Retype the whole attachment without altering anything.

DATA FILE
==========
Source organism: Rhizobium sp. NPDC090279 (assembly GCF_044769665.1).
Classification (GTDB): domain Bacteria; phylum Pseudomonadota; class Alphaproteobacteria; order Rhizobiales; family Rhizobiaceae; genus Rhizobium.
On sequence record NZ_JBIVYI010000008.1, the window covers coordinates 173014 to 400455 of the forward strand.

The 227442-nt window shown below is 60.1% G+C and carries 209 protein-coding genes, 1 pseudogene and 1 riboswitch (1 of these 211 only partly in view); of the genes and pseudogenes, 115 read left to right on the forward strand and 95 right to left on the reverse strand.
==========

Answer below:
Source organism: Rhizobium sp. NPDC090279 (assembly GCF_044769665.1).
Classification (GTDB): domain Bacteria; phylum Pseudomonadota; class Alphaproteobacteria; order Rhizobiales; family Rhizobiaceae; genus Rhizobium.
On sequence record NZ_JBIVYI010000008.1, the window covers coordinates 173014 to 400455 of the forward strand.

The 227442-nt window shown below is 60.1% G+C and carries 209 protein-coding genes, 1 pseudogene and 1 riboswitch (1 of these 211 only partly in view); of the genes and pseudogenes, 115 read left to right on the forward strand and 95 right to left on the reverse strand.